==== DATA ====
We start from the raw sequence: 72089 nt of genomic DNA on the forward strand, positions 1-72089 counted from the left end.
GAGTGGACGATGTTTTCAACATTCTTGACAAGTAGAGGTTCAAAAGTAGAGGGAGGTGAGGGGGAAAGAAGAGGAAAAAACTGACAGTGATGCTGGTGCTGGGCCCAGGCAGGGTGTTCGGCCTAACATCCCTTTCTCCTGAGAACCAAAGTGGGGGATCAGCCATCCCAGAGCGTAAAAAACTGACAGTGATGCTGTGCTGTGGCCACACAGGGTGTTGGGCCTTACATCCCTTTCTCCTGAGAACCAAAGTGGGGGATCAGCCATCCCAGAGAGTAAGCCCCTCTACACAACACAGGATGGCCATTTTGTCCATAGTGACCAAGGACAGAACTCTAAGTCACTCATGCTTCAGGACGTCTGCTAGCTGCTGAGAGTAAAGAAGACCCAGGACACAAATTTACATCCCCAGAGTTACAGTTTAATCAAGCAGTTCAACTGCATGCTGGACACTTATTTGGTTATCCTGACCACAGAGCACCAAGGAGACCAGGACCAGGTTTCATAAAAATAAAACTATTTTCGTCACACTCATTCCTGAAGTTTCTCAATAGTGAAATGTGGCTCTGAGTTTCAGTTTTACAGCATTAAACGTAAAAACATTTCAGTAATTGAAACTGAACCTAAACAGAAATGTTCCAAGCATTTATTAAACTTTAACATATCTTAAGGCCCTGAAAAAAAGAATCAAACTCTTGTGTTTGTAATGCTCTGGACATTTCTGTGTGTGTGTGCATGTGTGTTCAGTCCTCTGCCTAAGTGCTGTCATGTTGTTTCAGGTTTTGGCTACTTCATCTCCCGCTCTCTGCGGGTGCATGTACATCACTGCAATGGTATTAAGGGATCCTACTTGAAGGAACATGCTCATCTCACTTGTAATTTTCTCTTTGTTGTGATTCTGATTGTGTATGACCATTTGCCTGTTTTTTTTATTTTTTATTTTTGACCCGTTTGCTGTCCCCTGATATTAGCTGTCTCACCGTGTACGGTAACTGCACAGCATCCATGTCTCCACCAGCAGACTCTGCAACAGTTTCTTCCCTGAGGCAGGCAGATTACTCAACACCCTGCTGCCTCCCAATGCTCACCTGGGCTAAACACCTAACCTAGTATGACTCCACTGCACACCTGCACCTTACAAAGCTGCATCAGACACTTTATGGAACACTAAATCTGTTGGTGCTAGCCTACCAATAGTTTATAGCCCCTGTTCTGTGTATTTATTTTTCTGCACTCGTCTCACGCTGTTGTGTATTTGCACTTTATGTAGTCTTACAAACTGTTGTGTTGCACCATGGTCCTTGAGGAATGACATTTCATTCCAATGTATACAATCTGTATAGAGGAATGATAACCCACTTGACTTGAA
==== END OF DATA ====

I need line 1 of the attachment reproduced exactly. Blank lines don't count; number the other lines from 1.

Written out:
We start from the raw sequence: 72089 nt of genomic DNA on the forward strand, positions 1-72089 counted from the left end.